An exceptional public speaker who could hype perhaps even the most ordinary object, the late Apple co-founder Steve Jobs turned once-boring product launches into engaging one-man shows with an innate understanding of how communication, when done properly, could seep into popular culture.
Effective communication has long been a requirement of both business school curricula and boardrooms, but many entrepreneurs and executives still have trouble delivering pitches or reports with panache. While it may make sense to bombard one's audience with data such as statistics or sales reports, the impact of these figures is easily lost when they don't have a compelling context.
"Public speaking is not about figures or numbers," said Carlo de Pano, a full-time faculty member from the Department of Speech Communication and Theatre Arts at the University of the Philippines, in an interview with BusinessWorld. "These figures strengthen your arguments, but these are just facts. Ideas are more important than facts."
The concept that communication should be about ideas and not mere facts is nothing new, but it is something that many business types seem to struggle with as they continue to simply read what is written on their presentation slides. Many seem to overlook that a good speech, at its very core, should be accessible, and not alienate the audience.
"Public speaking is not speaker-centered; that's a misconception," Mr. de Pano said. A great speech, he added, is similar to a conversation, which is always two-way.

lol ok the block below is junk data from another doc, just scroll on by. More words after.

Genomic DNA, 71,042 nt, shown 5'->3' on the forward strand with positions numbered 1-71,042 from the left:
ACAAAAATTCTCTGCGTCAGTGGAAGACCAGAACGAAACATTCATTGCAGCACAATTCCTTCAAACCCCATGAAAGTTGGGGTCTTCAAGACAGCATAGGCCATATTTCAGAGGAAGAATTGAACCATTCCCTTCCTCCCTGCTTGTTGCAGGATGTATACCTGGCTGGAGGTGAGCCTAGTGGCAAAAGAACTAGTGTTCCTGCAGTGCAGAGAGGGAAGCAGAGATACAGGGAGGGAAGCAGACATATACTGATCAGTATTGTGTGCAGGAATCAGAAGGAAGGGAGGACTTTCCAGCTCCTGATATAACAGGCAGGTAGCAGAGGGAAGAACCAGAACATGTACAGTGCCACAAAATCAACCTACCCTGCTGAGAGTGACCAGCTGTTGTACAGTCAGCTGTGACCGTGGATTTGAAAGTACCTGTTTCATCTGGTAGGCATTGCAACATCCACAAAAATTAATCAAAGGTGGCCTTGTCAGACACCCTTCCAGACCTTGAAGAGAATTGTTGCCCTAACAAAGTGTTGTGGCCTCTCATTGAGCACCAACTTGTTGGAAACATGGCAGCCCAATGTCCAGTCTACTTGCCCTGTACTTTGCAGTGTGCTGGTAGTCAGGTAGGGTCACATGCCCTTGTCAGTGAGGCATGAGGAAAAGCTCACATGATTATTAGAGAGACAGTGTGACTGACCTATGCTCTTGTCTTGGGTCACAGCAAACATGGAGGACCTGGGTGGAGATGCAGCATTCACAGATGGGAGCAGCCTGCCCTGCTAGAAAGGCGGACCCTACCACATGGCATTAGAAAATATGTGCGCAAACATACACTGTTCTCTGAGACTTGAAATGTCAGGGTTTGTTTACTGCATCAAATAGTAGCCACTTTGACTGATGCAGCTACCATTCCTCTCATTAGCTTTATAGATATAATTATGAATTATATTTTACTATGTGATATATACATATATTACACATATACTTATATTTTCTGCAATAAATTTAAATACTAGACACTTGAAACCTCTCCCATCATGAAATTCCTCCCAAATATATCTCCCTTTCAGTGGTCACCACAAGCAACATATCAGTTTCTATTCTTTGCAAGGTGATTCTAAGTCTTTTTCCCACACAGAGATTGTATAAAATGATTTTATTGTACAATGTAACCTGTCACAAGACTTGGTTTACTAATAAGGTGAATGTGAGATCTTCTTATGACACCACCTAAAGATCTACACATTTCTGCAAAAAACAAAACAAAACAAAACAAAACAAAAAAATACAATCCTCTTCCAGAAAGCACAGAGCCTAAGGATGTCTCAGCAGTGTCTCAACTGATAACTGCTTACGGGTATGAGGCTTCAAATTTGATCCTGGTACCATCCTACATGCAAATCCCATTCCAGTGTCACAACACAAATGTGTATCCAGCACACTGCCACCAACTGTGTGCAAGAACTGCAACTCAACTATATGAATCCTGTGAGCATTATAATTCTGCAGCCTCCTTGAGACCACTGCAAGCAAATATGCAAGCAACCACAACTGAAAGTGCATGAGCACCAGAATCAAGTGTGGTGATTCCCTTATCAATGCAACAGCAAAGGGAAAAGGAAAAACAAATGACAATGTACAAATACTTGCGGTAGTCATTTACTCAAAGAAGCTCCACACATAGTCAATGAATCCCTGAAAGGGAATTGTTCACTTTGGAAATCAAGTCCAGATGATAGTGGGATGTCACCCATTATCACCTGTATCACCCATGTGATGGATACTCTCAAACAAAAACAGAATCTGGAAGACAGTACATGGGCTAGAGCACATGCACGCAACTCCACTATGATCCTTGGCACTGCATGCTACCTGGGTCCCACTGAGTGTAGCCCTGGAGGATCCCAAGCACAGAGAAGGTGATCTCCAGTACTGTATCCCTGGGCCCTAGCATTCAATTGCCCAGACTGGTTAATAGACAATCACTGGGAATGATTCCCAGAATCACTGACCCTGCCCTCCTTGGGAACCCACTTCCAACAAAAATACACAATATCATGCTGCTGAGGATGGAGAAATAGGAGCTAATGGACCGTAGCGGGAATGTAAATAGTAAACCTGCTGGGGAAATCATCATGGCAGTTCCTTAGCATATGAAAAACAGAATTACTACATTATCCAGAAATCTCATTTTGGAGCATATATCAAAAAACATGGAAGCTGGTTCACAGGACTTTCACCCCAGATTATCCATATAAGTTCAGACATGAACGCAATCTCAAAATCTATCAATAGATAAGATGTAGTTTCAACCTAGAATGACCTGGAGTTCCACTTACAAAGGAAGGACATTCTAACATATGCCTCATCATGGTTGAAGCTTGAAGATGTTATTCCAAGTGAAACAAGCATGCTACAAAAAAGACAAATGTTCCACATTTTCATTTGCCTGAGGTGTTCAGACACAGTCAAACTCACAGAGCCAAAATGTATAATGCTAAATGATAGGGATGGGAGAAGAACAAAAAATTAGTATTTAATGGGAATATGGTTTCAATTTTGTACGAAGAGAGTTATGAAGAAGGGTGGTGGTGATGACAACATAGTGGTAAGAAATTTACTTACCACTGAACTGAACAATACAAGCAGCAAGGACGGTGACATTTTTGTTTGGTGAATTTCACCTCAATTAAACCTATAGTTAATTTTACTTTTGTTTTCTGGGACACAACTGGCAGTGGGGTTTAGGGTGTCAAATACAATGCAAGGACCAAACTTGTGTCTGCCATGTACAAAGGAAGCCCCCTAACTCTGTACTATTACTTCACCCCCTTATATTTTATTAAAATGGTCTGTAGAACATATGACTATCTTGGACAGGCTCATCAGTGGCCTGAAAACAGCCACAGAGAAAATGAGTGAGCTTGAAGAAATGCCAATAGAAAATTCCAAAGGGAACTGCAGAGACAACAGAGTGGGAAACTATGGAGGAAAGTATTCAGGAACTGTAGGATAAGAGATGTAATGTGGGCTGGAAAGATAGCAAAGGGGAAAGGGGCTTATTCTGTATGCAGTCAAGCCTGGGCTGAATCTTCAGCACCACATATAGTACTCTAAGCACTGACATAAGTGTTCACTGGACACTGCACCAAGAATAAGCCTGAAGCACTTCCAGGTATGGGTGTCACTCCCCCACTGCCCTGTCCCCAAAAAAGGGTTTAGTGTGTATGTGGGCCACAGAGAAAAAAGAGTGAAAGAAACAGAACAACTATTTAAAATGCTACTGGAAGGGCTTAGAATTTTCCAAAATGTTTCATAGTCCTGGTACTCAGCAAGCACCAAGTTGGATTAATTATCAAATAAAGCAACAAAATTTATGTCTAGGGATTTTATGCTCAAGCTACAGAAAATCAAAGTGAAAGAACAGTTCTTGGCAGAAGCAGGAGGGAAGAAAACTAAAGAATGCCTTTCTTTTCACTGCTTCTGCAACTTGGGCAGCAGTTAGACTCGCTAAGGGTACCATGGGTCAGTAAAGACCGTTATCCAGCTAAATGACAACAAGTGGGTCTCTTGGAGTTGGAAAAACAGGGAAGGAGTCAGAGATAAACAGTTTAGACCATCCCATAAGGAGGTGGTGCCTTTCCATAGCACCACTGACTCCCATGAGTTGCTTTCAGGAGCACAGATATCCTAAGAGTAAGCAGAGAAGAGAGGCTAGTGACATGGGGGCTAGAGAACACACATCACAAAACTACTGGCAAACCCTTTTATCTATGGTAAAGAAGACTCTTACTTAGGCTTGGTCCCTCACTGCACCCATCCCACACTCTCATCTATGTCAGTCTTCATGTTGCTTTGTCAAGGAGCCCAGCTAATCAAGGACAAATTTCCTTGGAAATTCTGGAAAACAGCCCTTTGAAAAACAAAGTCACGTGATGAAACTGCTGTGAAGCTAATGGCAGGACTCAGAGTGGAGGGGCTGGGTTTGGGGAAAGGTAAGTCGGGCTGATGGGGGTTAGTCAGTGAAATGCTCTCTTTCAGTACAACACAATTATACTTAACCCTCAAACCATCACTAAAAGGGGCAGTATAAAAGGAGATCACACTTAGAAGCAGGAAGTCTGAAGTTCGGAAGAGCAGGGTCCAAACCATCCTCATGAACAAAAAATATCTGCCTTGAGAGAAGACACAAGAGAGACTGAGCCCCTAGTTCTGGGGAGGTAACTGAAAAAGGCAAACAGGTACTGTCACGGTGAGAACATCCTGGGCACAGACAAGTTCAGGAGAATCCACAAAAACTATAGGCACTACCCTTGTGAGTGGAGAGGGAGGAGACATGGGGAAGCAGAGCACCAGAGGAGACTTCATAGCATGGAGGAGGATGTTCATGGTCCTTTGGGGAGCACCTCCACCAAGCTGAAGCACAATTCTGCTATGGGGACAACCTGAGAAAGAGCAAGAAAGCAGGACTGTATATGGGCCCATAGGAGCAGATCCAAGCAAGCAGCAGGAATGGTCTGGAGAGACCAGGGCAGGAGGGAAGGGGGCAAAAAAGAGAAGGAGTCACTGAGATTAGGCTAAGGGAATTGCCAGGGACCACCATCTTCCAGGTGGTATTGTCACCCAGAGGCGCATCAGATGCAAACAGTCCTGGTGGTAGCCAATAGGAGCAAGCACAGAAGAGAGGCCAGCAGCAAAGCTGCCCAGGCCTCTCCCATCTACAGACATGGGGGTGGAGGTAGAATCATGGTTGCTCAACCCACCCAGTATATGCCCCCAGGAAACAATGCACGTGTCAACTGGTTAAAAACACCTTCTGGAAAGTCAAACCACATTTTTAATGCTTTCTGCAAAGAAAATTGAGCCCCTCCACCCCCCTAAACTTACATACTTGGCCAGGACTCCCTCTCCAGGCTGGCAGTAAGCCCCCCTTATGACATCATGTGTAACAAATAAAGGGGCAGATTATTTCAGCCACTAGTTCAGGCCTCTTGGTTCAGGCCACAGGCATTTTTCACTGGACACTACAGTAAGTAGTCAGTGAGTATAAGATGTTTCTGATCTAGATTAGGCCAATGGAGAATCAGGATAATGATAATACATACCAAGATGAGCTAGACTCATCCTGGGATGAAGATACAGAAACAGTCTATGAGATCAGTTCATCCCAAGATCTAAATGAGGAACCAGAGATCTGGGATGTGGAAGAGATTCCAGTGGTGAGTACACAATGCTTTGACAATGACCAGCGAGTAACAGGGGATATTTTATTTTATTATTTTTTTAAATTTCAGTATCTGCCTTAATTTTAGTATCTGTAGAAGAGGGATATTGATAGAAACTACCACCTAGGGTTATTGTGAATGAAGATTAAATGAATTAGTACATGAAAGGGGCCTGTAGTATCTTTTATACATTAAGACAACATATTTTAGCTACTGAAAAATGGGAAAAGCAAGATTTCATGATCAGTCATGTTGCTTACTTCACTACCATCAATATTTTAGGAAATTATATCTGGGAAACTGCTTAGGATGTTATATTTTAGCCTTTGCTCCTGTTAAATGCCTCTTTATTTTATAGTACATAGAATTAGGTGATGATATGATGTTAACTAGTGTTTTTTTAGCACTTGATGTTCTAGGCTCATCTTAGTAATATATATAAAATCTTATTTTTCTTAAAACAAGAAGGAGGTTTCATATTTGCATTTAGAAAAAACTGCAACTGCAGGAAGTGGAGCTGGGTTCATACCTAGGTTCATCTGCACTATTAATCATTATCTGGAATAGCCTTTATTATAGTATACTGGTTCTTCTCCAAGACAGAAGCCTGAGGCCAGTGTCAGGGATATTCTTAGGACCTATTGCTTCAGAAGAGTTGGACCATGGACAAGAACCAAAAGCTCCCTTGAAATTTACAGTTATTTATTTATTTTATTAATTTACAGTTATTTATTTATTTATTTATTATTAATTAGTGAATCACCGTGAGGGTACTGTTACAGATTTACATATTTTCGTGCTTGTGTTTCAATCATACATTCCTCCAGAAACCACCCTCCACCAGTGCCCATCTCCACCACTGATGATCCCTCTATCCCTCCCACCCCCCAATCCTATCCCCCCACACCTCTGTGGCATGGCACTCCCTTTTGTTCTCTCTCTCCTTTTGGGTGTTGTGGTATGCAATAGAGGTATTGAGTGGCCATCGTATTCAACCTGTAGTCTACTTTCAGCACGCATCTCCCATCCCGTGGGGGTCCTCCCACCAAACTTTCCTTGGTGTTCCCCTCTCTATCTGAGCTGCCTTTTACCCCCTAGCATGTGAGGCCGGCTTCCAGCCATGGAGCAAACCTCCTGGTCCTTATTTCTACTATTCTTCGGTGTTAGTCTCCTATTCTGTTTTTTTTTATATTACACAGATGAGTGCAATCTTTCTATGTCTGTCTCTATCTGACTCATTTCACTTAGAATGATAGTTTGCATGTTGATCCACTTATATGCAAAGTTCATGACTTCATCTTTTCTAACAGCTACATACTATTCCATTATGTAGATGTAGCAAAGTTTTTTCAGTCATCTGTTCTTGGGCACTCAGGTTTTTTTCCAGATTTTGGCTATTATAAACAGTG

A smooth conversation also entails knowing what makes the other participant tick, so an understanding of the target audience is essential to preparing for a presentation. Business jargon, for instance, may be acceptable in corporate circles, but to use technical terms to convey the same message to an otherwise clueless crowd may elicit more stifled yawns than nodding heads.
Mr. de Pano cited his own communication styles as an example. "When I teach in the classroom, I use the term, ‘communication apprehension' to refer to stage fright and anxiety," he said. "When I do training outside, I just use ‘stage fright.' It really depends on the audience."
Humor can also build some rapport with the audience but must be wielded wisely. For instance, Mr. de Pano warned against cracking offensive jokes or taking cheap shots at issues or people just to get a point across.
He also advised against memorizing whole speeches; reciting verbatim is a good way to kill any potential spontaneity and also makes more room for mistakes. If a speaker forgets a certain word or phrase, for example, he may end up stumbling through the entire speech.
While not every entrepreneur may possess Steve Jobs's knack for presentations, he or she must at least learn to somehow make the speech their own, even if a speechwriter wrote it for them. "You have to be comfortable, because the audience will sense if you're not," said Mr. de Pano.
A bit of movement, such as hand gestures or a walk along the stage, can make for a more relaxed than robotic performance. Stage fright, after all, is really just energy — a physiological response to a stressful situation that can be tapped and harnessed to one's advantage.
This advantage can in turn have a greater impact on one's business and consumers. In Apple's case, Mr. Jobs's ideas attracted not just repeat customers but lifelong fans of the brand. "Scholars believe that to persuade is the ultimate goal of any speaker," said Mr. de Pano. "Public speeches are supposed to transform individuals."
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